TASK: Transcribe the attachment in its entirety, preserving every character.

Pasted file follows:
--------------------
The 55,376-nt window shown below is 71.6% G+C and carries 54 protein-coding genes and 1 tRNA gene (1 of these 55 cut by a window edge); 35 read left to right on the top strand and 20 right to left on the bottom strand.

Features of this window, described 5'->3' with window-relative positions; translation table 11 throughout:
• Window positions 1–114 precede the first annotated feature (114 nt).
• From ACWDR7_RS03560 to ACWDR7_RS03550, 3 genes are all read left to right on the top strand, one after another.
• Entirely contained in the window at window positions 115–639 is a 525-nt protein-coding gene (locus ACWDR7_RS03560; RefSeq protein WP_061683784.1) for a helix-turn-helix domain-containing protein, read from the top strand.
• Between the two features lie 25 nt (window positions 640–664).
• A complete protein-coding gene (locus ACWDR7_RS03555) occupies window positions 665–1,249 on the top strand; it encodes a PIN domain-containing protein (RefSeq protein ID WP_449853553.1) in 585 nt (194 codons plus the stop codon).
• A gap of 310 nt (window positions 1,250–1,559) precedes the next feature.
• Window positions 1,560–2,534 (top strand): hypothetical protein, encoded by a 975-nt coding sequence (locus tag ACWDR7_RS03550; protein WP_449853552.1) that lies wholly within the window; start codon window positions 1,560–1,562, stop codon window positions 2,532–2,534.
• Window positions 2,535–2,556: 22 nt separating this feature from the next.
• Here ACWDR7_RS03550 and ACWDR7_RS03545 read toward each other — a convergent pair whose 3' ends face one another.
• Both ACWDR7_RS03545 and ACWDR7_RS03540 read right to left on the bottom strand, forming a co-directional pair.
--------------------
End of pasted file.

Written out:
The 55,376-nt window shown below is 71.6% G+C and carries 54 protein-coding genes and 1 tRNA gene (1 of these 55 cut by a window edge); 35 read left to right on the top strand and 20 right to left on the bottom strand.

Features of this window, described 5'->3' with window-relative positions; translation table 11 throughout:
• Window positions 1–114 precede the first annotated feature (114 nt).
• From ACWDR7_RS03560 to ACWDR7_RS03550, 3 genes are all read left to right on the top strand, one after another.
• Entirely contained in the window at window positions 115–639 is a 525-nt protein-coding gene (locus ACWDR7_RS03560; RefSeq protein WP_061683784.1) for a helix-turn-helix domain-containing protein, read from the top strand.
• Between the two features lie 25 nt (window positions 640–664).
• A complete protein-coding gene (locus ACWDR7_RS03555) occupies window positions 665–1,249 on the top strand; it encodes a PIN domain-containing protein (RefSeq protein ID WP_449853553.1) in 585 nt (194 codons plus the stop codon).
• A gap of 310 nt (window positions 1,250–1,559) precedes the next feature.
• Window positions 1,560–2,534 (top strand): hypothetical protein, encoded by a 975-nt coding sequence (locus tag ACWDR7_RS03550; protein WP_449853552.1) that lies wholly within the window; start codon window positions 1,560–1,562, stop codon window positions 2,532–2,534.
• Window positions 2,535–2,556: 22 nt separating this feature from the next.
• Here ACWDR7_RS03550 and ACWDR7_RS03545 read toward each other — a convergent pair whose 3' ends face one another.
• Both ACWDR7_RS03545 and ACWDR7_RS03540 read right to left on the bottom strand, forming a co-directional pair.